- The Washington Times - Thursday, January 7, 2016

GREEN BAY, Wis. — Clay Matthews, B.J. Raji and Sam Shields are the only defensive players who have remained with the Green Bay Packers since 2010, when the team won three consecutive playoff games on the road and then defeated the Pittsburgh Steelers in the Super Bowl.

Even they have dealt with a significant amount of change. Raji, the nose tackle, and Shields, a cornerback, have battled injuries, with Raji missing all of last year after tearing his right biceps. Matthews, an aggressive pass rusher, has taken on additional responsibilities as an inside linebacker. Overall, the team has deployed its base 3-4 defense less frequently in recent years, instead choosing to add an extra defensive back or two.

What isn’t different, though, is that much like in 2010, the defense has been carrying the Packers. One of the unit’s better years in recent memory has been among the primary reasons Green Bay has overcome the shortfalls of an inconsistent offense to again qualify for the playoffs and face the Washington Redskins in the first round on Sunday.

“You play this game to be great and to win, and that’s not just on the offensive side of the ball that we’ve been accustomed to for so many years within this locker room,” Matthews said. “It’s good to have it the other way around where the defense is carrying their weight … so hopefully, we can continue to limit the points they put up on the board, give the ball back to our offense and give them as many chances as they need.”

The Packers had the fifth-ranked defense in the NFL in 2010, when they allowed 309.1 yards and 15.0 points, the second-fewest among all teams. This year’s unit, ranked 15th with 346.7 yards allowed per game, has given up an average of 20.2 points, its fewest since that Super Bowl season.

“We’ve got a great defense,” left guard Josh Sitton said. “It’s probably the best that it’s been since I’ve been here. They’ve played great all year. They’ve kept us in games that we maybe shouldn’t have been in, giving us a chance to win games late. If we can just be good on offense and score 20, 30 points, we feel we can win a lot of games. We’ve just got to do that.”

Coach Mike McCarthy said Thursday morning that the shuffling of players over the past five seasons has made direct comparisons between the championship team and this year’s group difficult.

He did acknowledge, though, that he has noticed a similar level of confidence and cohesion — something Raji believes is true.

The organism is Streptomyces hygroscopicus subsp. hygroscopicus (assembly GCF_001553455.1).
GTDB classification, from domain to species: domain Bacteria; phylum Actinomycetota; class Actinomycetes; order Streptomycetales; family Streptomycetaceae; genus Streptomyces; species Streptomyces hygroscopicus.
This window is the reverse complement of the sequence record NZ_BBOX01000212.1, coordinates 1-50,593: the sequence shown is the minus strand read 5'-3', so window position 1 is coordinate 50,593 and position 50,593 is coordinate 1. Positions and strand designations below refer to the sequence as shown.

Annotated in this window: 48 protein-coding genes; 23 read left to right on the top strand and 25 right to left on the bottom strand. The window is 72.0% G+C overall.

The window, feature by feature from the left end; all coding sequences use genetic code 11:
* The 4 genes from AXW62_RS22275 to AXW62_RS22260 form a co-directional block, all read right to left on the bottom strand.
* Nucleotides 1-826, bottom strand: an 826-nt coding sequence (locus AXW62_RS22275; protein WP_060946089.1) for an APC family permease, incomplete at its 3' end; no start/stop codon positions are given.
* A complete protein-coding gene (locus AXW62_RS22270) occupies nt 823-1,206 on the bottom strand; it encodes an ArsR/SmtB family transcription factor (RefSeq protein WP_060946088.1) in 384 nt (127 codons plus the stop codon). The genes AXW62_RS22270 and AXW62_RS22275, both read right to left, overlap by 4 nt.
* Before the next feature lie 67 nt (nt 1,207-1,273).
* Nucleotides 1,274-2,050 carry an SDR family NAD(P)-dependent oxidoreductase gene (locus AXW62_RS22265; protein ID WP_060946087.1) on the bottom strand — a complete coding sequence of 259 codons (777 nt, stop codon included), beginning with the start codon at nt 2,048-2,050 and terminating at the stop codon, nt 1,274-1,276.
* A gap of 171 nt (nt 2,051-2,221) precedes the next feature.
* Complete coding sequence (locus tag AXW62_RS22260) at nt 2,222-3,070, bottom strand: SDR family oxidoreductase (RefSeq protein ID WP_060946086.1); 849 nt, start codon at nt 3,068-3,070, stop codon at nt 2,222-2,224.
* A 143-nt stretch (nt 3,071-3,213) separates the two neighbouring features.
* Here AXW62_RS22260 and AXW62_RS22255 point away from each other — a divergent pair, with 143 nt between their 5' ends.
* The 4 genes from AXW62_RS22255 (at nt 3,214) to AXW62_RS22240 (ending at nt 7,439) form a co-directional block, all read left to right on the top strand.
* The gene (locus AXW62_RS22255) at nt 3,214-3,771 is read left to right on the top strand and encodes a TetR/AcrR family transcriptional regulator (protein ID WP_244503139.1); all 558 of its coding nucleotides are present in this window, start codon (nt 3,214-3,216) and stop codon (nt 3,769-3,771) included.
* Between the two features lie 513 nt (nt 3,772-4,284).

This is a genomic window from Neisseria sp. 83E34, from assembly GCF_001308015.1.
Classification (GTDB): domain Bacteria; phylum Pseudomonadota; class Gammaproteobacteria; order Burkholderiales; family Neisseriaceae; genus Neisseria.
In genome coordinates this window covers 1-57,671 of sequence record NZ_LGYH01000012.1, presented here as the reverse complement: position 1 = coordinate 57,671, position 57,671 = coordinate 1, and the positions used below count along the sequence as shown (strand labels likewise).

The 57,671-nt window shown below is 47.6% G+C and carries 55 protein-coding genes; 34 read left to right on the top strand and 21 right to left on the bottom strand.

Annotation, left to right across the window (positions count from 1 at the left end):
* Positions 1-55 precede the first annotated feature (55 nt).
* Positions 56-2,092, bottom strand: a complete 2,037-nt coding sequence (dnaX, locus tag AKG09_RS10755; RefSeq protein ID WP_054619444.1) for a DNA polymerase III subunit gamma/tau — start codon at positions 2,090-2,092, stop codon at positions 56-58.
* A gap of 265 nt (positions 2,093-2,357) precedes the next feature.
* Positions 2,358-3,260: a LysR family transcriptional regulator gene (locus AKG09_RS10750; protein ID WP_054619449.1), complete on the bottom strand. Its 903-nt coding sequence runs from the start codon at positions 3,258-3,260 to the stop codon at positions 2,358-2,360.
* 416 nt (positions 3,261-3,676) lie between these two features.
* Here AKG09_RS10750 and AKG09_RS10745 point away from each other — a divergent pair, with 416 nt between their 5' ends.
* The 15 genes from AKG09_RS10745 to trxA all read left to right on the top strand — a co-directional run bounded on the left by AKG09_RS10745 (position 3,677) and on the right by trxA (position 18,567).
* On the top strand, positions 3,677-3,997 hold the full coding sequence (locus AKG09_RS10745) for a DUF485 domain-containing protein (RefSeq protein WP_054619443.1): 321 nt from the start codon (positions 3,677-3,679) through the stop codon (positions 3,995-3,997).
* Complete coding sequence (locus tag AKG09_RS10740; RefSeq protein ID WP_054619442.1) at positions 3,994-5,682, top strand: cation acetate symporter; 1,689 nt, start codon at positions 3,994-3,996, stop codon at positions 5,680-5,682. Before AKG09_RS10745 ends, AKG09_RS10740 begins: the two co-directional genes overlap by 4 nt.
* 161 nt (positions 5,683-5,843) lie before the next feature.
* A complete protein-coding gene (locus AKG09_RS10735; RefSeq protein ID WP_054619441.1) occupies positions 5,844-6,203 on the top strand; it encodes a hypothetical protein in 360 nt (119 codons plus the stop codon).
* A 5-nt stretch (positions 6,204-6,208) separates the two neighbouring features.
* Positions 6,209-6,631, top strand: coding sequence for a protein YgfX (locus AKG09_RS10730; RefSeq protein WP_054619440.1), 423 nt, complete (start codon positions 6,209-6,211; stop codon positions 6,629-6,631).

“I think there are some things we can clean up, but for the most part, I think we’re hanging together,” Raji said. “When things don’t go our way, I don’t see us getting down, which is a good sign of confidence, just how much you believe in the scheme and ourselves.”

The Packers‘ offense, ranked 23rd this season, has gained just 334.6 yards a game, much of that behind an inconsistent running game. Quarterback Aaron Rodgers had a 60.7 completion percentage during the regular season and a 92.7 passer rating, his lowest marks since becoming the starter in 2008, and his 3,821 passing yards are the fewest he has amassed as a starter in a season not cut short by injury.

Sitton is the only offensive lineman to not miss a game this season, and that, in addition to affecting Rodgers’ protection, has had an adverse effect on the rushing attack. The 1,850 yards gained on the ground were the Packers‘ fewest since 2012; third-year running back Eddie Lacy, who failed to crack 1,000 rushing yards for the first time, has also been dogged by questions since the start of training camp that he’s out of shape.

“You’ve got to look at yourself in the mirror and correct stuff,” wide receiver James Jones said. “You can’t be sugarcoating nothing. It’s not the real thing. If we ain’t scoring points, we ain’t scoring points. … We know what we’ve got to do. We’ve got to pull our weight. We’ve got to score some points and they know we’ve got to get this thing rolling if we want to get to where we’ve got to go.”

Raji said he’s not concerned by the performance of the Packers‘ offense because of what Rodgers has accomplished in the postseason. If anything, he’s pleased that the defense has been able to play well enough to finally feel like it has pulled its own weight.

“I mean, you’re not going to get very far with one unit,” Raji said. “You look back at the history of the playoffs, only a few teams have been able to [do that]. You have to come into this tournament as we’re going to be as balanced as you possibly can be.”


Copyright © 2018 The Washington Times, LLC. Click here for reprint permission.

The Washington Times Comment Policy

The Washington Times welcomes your comments on Spot.im, our third-party provider. Please read our Comment Policy before commenting.

 

Click to Read More and View Comments

Click to Hide